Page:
In addition to the reduced number of encoded proteins, further analysis of the whole genome also revealed the presence of six CRISPR regions in M. ovipneumoniae. CRISPR systems are prokaryotic adaptive immune systems that play a crucial role in defending against invading DNA, particularly viruses [42]. The presence of CRISPR regions suggests that M. ovipneumoniae has the capacity to mount a defense against foreign genetic material. Interestingly, it has been reported that Mollicutes pathogens, including significant pathogens affecting ruminants, plants, and humans, generally lack the CRISPR/Cas system [43]. However, M. ovipneumoniae stands out as one of the few ruminant mycoplasmas possessing a functional CRISPR/Cas system. This unique characteristic makes M. ovipneumoniae an intriguing subject for further investigation into the role and potential applications of its endogenous CRISPR/Cas system, including gene knockout experiments [44]. The endogenous CRISPR/Cas system of M. ovipneumoniae could potentially serve as a valuable tool for genetic manipulation and gene editing within the bacterium itself. The ability to precisely edit and modify genes in M. ovipneumoniae using its own CRISPR/Cas system would greatly advance our understanding of its pathogenicity and open up possibilities for targeted interventions.

The genome annotation of M. ovipneumoniae strain NXNK2203 reveals the presence of a substantial number of virulence factors. These factors play crucial roles in various processes, including adhesion, membrane damage, energy transport, and inflammation. These findings align with previous studies that have explored the pathogenic mechanisms of M. ovipneumoniae [45]. One of the notable findings in our analysis is the involvement of M. ovipneumoniae in glycerol import and the production of reactive oxygen species (ROS). Glycerol import is an essential process for the bacterium, as it serves as a carbon and energy source. The production of ROS, such as hydrogen peroxide (H2O2), by M. ovipneumoniae is significant in terms of its pathogenicity. ROS are highly reactive molecules that can cause oxidative damage to host cells, contributing to the development of inflammatory responses and tissue damage [46].

Moreover, an important virulence component of M. ovipneumoniae is the capsule polysaccharide (CPS). CPS contributes to the inflammatory response triggered by M. ovipneumoniae infection [47]. It has been observed that CPS can induce the production of ROS, which in turn activates specific signaling pathways in host cells. In particular, CPS-induced ROS production has been found to activate the JNK (c-Jun N-terminal kinase) and p38 mitogen-activated protein kinase (MAPK) signal pathways. These pathways are involved in regulating cellular responses, including inflammation and apoptosis. The activation of JNK and p38 MAPK pathways ultimately leads to the apoptosis of sheep epithelial cells, further highlighting the pathogenic potential of M. ovipneumoniae.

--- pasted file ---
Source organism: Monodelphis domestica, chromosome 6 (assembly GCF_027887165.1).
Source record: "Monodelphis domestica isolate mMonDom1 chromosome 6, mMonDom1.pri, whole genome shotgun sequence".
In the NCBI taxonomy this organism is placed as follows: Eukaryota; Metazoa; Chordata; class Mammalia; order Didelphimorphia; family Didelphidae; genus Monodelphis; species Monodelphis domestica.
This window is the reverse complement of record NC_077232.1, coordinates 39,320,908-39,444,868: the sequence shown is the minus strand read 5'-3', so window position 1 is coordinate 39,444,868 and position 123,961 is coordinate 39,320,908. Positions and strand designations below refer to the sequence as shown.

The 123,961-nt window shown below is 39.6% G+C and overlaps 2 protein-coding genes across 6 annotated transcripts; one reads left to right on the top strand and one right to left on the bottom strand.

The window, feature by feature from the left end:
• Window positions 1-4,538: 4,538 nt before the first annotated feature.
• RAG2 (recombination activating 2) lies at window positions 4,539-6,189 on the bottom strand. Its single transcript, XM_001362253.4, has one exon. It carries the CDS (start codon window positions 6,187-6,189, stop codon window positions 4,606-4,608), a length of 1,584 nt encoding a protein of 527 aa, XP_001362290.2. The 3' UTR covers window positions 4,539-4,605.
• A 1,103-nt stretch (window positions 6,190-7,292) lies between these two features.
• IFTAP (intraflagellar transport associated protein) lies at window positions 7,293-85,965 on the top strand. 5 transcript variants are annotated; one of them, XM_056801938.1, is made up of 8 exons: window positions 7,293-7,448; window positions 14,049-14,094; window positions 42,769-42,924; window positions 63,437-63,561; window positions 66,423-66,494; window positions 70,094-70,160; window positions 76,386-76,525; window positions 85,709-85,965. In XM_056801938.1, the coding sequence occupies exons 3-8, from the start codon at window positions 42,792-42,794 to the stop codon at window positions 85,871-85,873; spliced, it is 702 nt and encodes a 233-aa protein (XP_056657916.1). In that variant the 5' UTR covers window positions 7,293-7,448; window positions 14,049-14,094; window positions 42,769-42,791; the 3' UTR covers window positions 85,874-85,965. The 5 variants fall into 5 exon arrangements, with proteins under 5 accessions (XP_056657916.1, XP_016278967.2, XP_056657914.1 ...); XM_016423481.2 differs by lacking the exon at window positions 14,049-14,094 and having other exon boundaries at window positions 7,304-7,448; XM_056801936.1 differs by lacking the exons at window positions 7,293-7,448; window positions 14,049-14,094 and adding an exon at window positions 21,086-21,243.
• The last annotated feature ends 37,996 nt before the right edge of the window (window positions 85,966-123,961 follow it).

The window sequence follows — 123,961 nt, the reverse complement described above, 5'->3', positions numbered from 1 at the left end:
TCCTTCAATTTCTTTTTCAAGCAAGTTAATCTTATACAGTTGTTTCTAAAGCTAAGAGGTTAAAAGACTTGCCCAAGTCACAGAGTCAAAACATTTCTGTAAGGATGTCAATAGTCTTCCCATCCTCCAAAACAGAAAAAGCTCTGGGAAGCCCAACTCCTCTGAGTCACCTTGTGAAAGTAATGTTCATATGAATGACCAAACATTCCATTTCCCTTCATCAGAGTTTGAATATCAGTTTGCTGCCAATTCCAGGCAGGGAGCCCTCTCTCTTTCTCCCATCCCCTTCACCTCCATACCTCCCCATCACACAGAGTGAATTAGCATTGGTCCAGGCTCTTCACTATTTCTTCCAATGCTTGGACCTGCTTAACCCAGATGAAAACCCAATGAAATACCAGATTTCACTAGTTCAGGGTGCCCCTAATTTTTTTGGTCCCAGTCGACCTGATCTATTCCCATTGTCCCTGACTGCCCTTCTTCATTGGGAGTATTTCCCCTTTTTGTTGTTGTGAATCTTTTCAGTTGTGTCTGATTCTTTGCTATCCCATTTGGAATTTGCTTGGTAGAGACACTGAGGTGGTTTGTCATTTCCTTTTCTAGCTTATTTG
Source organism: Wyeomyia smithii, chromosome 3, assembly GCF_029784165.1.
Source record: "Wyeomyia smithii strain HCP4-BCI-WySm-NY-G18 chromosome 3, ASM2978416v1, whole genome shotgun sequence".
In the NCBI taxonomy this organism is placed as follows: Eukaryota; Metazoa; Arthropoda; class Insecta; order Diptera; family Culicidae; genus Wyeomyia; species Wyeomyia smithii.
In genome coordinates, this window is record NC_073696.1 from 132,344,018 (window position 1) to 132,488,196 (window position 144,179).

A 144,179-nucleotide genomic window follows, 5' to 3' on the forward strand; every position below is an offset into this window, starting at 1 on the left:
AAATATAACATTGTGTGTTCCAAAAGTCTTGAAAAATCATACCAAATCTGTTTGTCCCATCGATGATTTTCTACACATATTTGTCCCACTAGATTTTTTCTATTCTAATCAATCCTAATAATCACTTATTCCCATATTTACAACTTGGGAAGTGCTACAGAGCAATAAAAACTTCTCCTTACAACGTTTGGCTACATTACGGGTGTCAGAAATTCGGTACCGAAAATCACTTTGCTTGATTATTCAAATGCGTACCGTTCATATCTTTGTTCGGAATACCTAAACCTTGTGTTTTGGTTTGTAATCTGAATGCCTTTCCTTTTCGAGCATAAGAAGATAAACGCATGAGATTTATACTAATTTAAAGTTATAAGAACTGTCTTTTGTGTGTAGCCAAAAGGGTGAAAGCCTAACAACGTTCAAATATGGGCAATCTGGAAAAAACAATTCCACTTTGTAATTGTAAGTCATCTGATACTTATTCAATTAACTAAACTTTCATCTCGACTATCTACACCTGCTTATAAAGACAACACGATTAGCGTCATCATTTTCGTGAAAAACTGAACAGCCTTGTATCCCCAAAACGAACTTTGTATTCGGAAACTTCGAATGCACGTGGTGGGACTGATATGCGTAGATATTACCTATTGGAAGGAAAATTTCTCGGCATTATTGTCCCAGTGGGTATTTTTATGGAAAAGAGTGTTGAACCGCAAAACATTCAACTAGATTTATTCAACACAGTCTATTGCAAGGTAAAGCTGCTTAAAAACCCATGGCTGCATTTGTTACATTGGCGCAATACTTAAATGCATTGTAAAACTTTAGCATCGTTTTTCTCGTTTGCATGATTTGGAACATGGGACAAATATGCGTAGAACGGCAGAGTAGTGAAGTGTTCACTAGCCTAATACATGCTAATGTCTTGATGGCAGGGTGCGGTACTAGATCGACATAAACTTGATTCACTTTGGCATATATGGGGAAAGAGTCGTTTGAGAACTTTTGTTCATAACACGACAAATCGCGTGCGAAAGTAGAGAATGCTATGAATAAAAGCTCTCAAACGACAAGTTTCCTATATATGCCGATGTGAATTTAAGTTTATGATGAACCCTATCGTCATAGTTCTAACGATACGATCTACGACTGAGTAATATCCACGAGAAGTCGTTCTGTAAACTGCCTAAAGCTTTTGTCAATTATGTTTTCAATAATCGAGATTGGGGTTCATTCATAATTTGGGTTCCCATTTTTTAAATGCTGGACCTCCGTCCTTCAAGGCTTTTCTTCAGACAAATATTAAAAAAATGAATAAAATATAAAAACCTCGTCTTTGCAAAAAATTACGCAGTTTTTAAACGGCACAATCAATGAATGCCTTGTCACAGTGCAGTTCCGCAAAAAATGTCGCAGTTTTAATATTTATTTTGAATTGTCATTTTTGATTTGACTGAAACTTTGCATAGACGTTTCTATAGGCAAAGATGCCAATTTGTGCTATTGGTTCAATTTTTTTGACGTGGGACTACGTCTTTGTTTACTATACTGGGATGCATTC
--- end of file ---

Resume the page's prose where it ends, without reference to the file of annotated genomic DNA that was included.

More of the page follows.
Furthermore, in our analysis, we successfully predicted the presence of 30 secreted proteins in M. ovipneumoniae. Secreted proteins play a crucial role in the interaction between bacteria and their environment, including host organisms. Previous studies have reported that secreted proteins in Mycoplasma species are released through various mechanisms such as polypeptides, exopolysaccharides, and extracellular vesicles [48]. Despite the identification of these secreted proteins, their specific functions remain largely unknown. However, in a related study, researchers have identified 178 secretory proteins from Mycoplasma bovis strain HB0801 [49]. Among them, MbovP0145 [50], MbovP280 [51], and MbovP475 [52] can promote inflammatory response, apoptosis and proliferation, respectively. These findings demonstrate the potential significance of secreted proteins in modulating cellular processes and host-pathogen interactions.